PDA

View Full Version : Tell me about this Uke...



Story
03-18-2011, 06:51 PM
I thrifted this little metal bodied Banjolele or Ukejo or whatever they're called. It has a copper body, flaking copper paint, and the sweetest little 1920's illustration of a lady.

I'm not sure if I should (and can!) make it playable or if I should just let it be a little showpiece of art because of the illustration.

Any ideas? I've been googling and googling and I find lots of similar things for sale but no good information, particularly because of the drawing - is that a common thing?

PS: If you look closely, the drawing has the earliest incarnation of a "your dad" joke on it that I've ever seen :)

http://farm6.static.flickr.com/5177/5538770026_1850f2aaf8.jpg

http://farm6.static.flickr.com/5173/5538775446_2402bd6027_z.jpg (http://www.flickr.com/photos/royal_wedding/5538775446/)

http://farm6.static.flickr.com/5296/5538766696_8f0c216cae.jpg (http://www.flickr.com/photos/royal_wedding/5538766696/)

It's a copper bodied maxitone, FYI.

RyanMFT
03-18-2011, 07:56 PM
What a GREAT find! Welcome to Ukulele Underground!

Looks like a very playable banjolele to me. A little hard to tell but it just looks like it needs a bridge and new strings. Any good ukulele strings should work for you. Here is one place you can get a bridge.
http://www.ukuleleworld.com/2-leg-1-2-bridge-grover-30.html

If you decide to make it playable again, we can tell you where to place the bridge if you need help with that.

It is very cool, can I ask what you paid for it?

mm stan
03-19-2011, 01:26 AM
Aloha Story,
Welcome to the UU and our forums...love the maxitone and the sketch on top...Wow wee thanks for sharing..MM Stan

Story
03-19-2011, 03:27 AM
Thank you all for the warm welcome!

I'm not a Uke player at all - I actually play the bluegrass mandolin but I saw her and couldn't resist adding another little stringed instrument to my fleet - she's so pretty and shiny and that little lady is so lovely! So you think I can play it keeping the original picture? I tapped it like I would to tune a drum and it's way off key. I'm heading down to my mandolin shop and I was going to take it down to have the repair guy look at her for me to see if he could make it playable. It seems solid enough, I'm just worried about trashing the skin which is my favorite part though I am curious to see what something like this sounds like. She'll definitely be a "light playing" instrument if she does get fixed up to play.

I paid around 200 for her and a 1940's xylophone together, so we'll split the difference and call it 100?

Chap
03-19-2011, 03:58 AM
That's a late 1920s - early 1930's Bruno Maxitone, made by Richter. There are indeed playable, and nice little instruments (I have one of the non-copper ones). The only issue tends to be the narrowness of the neck. I don't know if it was by design, or the wood they used just shrinking over the years, but the strings on these end up very close together.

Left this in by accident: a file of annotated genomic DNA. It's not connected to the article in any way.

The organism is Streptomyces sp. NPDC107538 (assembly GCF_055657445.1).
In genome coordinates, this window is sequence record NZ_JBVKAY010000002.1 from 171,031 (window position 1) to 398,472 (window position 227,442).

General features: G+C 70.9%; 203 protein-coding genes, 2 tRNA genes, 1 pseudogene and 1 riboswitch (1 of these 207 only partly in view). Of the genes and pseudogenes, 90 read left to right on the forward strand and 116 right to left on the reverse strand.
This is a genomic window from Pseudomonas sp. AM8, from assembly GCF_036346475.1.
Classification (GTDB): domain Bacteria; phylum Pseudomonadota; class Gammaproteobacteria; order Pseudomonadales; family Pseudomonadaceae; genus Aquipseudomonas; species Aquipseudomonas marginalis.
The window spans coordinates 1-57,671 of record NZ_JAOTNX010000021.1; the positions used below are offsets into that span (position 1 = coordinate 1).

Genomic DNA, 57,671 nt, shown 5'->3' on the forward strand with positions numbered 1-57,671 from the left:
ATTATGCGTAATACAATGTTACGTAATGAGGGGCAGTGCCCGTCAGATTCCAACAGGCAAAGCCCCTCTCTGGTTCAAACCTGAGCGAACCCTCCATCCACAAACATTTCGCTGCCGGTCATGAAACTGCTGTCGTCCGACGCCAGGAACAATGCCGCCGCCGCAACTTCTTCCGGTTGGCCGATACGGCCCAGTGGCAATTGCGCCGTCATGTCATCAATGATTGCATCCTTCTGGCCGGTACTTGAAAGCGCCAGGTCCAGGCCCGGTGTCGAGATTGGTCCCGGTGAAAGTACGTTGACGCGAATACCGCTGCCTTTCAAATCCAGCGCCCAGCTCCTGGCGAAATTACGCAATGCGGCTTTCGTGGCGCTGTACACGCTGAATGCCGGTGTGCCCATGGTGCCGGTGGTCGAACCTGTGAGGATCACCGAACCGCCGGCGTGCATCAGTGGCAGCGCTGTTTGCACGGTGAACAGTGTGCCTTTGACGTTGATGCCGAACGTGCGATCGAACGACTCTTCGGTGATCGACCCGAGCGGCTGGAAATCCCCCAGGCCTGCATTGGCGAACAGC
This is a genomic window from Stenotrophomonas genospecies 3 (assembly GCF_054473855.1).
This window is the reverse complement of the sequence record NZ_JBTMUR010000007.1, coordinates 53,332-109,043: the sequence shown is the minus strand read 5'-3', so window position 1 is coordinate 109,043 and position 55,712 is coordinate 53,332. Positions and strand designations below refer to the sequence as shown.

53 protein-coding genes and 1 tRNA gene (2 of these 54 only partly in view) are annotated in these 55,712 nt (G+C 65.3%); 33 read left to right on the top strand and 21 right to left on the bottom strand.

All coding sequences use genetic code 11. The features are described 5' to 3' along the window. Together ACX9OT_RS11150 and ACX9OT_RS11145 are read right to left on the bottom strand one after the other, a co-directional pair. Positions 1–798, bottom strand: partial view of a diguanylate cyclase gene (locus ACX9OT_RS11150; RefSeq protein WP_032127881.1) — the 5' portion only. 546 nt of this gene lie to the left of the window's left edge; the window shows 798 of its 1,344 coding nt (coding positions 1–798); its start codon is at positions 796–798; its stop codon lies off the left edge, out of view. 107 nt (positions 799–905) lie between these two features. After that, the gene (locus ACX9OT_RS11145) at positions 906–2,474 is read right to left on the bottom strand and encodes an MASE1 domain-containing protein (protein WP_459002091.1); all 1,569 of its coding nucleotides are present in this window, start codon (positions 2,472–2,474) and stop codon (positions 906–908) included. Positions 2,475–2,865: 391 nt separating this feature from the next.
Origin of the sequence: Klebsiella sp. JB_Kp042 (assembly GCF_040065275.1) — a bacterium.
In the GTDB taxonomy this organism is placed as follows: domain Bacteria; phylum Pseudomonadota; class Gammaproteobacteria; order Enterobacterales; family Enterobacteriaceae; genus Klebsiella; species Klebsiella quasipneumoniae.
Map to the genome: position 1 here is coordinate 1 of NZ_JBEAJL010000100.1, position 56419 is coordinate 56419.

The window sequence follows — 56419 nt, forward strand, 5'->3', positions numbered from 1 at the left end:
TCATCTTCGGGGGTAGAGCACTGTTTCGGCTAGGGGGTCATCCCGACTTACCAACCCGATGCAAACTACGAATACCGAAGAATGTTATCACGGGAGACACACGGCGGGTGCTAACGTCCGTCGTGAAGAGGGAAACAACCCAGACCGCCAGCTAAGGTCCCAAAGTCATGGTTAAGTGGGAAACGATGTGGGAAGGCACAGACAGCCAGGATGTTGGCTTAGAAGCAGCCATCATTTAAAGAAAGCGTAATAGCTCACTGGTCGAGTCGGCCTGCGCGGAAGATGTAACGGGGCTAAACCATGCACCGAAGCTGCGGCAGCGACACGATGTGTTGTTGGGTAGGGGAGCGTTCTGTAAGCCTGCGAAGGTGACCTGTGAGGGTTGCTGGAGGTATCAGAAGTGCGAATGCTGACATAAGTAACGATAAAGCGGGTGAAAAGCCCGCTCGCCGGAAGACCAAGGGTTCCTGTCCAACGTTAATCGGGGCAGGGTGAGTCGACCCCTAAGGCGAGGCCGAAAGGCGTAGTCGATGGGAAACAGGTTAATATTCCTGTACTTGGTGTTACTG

You don't have to worry about playing it bothering the artwork, I believe the bridge would end up right under her backside. Fix it up!

mailman
03-19-2011, 05:20 AM
Definitely playable! Do keep in mind, though, that this would be strung with nylon strings, not metal, and that it would be played with the fingers rather than a pick. That should help ease your mind about damaging the artwork....

Walter in Austin
03-19-2011, 06:23 AM
I purchased a similar banjo-uke a couple of years ago with an "artwork" head, & quickly had it replaced at a repair shop that handles banjos. Remember that you can (& probably should) have the skin head replaced if you want to play it, & get a banjo head that won't be affected by humidity--on humid days around here, at least, a skin-head banjo is pretty unplayable. Then you can frame the old head & hang it up, if you like.

RyanMFT
03-19-2011, 06:42 AM
I purchased a similar banjo-uke a couple of years ago with an "artwork" head, & quickly had it replaced at a repair shop that handles banjos. Remember that you can (& probably should) have the skin head replaced if you want to play it, & get a banjo head that won't be affected by humidity--on humid days around here, at least, a skin-head banjo is pretty unplayable. Then you can frame the old head & hang it up, if you like.

Why is a skin head unplayable? They are sold and used today?

TCK
03-19-2011, 09:08 AM
Looks absolutely playable to me with some finessing...gotta know a banjo player what with the Mandolin and all right?
As for the head- whoever drew that probably did it to make the uke unique, and probably played it with it on there- I so go for it. The skin head on my MayBell is 70 years old (has the original manufacturers stamp on it) and she gets played daily. Little more involved with tuning when I pick it up (I often have to adjust the head tension depending on the weather) but after a week it becomes second nature. Looks to me like a set of strings and a bridge and you are a uke player- fantastic find there.
The addition of the "so's your old man" to this particular one (I have seen a lot of them drawn on) makes this one priceless- well done for sure!